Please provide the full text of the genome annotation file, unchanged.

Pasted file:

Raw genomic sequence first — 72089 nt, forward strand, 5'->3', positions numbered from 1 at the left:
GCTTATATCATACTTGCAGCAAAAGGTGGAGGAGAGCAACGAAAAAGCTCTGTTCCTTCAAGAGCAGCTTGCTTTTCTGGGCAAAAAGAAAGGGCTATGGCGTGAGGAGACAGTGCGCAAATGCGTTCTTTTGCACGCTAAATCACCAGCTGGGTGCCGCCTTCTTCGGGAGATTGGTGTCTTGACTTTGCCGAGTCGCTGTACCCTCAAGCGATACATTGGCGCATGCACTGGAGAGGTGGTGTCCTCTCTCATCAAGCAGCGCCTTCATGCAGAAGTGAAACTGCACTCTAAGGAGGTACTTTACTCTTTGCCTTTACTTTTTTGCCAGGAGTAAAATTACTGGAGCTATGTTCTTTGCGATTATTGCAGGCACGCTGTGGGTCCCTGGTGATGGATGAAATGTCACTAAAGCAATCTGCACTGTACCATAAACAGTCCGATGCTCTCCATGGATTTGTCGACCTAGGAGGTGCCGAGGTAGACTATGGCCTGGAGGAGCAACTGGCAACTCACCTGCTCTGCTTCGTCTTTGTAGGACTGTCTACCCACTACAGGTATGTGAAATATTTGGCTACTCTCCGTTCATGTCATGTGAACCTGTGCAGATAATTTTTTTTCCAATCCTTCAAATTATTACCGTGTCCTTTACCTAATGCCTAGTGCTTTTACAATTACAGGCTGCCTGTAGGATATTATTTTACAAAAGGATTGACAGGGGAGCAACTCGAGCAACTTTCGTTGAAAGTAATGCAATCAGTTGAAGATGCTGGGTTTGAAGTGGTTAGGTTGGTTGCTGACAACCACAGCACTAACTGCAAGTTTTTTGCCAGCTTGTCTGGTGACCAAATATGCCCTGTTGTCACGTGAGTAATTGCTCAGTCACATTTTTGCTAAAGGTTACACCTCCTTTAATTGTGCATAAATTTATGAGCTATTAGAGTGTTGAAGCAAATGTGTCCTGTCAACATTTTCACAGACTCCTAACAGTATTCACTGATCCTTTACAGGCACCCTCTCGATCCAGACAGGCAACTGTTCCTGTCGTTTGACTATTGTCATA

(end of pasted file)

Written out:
Raw genomic sequence first — 72089 nt, forward strand, 5'->3', positions numbered from 1 at the left:
GCTTATATCATACTTGCAGCAAAAGGTGGAGGAGAGCAACGAAAAAGCTCTGTTCCTTCAAGAGCAGCTTGCTTTTCTGGGCAAAAAGAAAGGGCTATGGCGTGAGGAGACAGTGCGCAAATGCGTTCTTTTGCACGCTAAATCACCAGCTGGGTGCCGCCTTCTTCGGGAGATTGGTGTCTTGACTTTGCCGAGTCGCTGTACCCTCAAGCGATACATTGGCGCATGCACTGGAGAGGTGGTGTCCTCTCTCATCAAGCAGCGCCTTCATGCAGAAGTGAAACTGCACTCTAAGGAGGTACTTTACTCTTTGCCTTTACTTTTTTGCCAGGAGTAAAATTACTGGAGCTATGTTCTTTGCGATTATTGCAGGCACGCTGTGGGTCCCTGGTGATGGATGAAATGTCACTAAAGCAATCTGCACTGTACCATAAACAGTCCGATGCTCTCCATGGATTTGTCGACCTAGGAGGTGCCGAGGTAGACTATGGCCTGGAGGAGCAACTGGCAACTCACCTGCTCTGCTTCGTCTTTGTAGGACTGTCTACCCACTACAGGTATGTGAAATATTTGGCTACTCTCCGTTCATGTCATGTGAACCTGTGCAGATAATTTTTTTTCCAATCCTTCAAATTATTACCGTGTCCTTTACCTAATGCCTAGTGCTTTTACAATTACAGGCTGCCTGTAGGATATTATTTTACAAAAGGATTGACAGGGGAGCAACTCGAGCAACTTTCGTTGAAAGTAATGCAATCAGTTGAAGATGCTGGGTTTGAAGTGGTTAGGTTGGTTGCTGACAACCACAGCACTAACTGCAAGTTTTTTGCCAGCTTGTCTGGTGACCAAATATGCCCTGTTGTCACGTGAGTAATTGCTCAGTCACATTTTTGCTAAAGGTTACACCTCCTTTAATTGTGCATAAATTTATGAGCTATTAGAGTGTTGAAGCAAATGTGTCCTGTCAACATTTTCACAGACTCCTAACAGTATTCACTGATCCTTTACAGGCACCCTCTCGATCCAGACAGGCAACTGTTCCTGTCGTTTGACTATTGTCATA